MY WRITING CERTAIN TREATISES.*

A book was writ of late call’d Tetrachordon,

And woven close, both matter, form, and style ; The subject new : it walk'd the town a while,

Numb’ring good intellects; now seldom por'd on. Cries the stall-reader, Bless us! what a word on 5

A title-page is this! and some in file
Stand spelling false, while one might walk to Mile-

End Green. Why is it harder, Sirs, than Gordon,
Colkitto, or Macdonnel, or Galasp?
Those rugged names to our like mouths grow

sleek,

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* This is the Sonnet which Dr. Johnson selected in his Dictionary, as a specimen of this species of Verse in English. Todd.

9 Colkitto] Colkitto and Macdonnel are one and the same person, an officer on the royal side, an Irishman of the Antrim family, who served under Montrose. The Macdonalds of that family are styled, by way of distinction Mac Collcittok, i. e. descendants of lame Colin. Galasp is George Gillespie, a Scottish writer against the Independents. Warton.

That would have made Quintilian stare and gasp. -Thy age, like ours, 0 Soul of Sir John Cheek, • Hated not learning worse than toad or asp, When thou taught’st Cambridge, and king Ed

ward Greek.

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I did but prompt the age to quit their clogs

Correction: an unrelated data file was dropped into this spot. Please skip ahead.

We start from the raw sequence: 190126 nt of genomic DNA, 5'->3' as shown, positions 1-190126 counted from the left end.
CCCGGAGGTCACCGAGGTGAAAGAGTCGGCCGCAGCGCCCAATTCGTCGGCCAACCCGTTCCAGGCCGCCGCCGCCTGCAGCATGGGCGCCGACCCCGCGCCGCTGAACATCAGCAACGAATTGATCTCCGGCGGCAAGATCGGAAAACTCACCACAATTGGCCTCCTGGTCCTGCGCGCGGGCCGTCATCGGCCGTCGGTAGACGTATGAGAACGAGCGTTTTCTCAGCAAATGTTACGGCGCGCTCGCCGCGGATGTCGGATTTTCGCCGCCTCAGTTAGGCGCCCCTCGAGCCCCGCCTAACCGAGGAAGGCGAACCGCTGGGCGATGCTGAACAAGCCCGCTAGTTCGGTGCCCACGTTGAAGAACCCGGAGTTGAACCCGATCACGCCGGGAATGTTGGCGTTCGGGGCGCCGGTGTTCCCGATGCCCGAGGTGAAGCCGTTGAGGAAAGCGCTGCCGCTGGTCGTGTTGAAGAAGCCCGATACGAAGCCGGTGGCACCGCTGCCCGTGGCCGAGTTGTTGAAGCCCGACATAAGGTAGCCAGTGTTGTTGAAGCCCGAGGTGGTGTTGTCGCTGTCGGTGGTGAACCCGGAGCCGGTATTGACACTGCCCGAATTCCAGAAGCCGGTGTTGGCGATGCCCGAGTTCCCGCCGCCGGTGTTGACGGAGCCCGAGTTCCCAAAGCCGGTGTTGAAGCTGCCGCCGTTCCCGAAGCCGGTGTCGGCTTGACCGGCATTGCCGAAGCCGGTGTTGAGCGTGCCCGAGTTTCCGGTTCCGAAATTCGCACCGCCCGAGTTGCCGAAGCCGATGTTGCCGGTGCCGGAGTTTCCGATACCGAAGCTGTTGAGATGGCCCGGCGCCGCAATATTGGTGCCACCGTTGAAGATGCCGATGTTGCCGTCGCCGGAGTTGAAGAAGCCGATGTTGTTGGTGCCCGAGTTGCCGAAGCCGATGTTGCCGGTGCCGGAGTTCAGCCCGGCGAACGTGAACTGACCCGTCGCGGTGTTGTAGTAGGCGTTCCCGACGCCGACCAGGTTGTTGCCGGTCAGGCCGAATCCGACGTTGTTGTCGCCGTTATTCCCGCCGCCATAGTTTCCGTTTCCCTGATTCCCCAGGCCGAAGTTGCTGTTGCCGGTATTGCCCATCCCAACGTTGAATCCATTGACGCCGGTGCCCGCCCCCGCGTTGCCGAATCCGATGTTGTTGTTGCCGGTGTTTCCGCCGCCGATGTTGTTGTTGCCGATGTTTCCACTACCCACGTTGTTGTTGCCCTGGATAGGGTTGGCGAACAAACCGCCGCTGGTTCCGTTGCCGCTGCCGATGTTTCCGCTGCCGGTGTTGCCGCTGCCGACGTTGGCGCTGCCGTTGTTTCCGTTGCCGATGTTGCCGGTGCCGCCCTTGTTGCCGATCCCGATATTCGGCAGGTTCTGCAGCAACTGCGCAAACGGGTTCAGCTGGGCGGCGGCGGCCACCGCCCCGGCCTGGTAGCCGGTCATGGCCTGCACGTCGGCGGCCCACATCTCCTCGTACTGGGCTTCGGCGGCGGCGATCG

By the known rules of ancient liberty,
When straight a barbarous noise environs me

Of owls and cuckoos, asses, apes, and dogs :
As when those hinds that were transform’d to frogs

Rail'd at Latona's twin-born progeny,
Which after held the sun and moon in fee.

But this is got by casting pearl to hogs;
That bawl for freedom in their senseless mood,

And still revolt when truth would set them free.

License they mean when they cry Liberty ; For who loves that, must first be wise and good;

But from that mark how far they rove we see,
For all this waste of wealth, and loss of blood.

XIII. TO MR. H. LAWES ON THE PUBLISHING HIS

AIRS.

HARRY, whose tuneful and well measur'd song

First taught our English music how to span
Words with just note and accent, not to scan
With Midas' ears, committing short and long;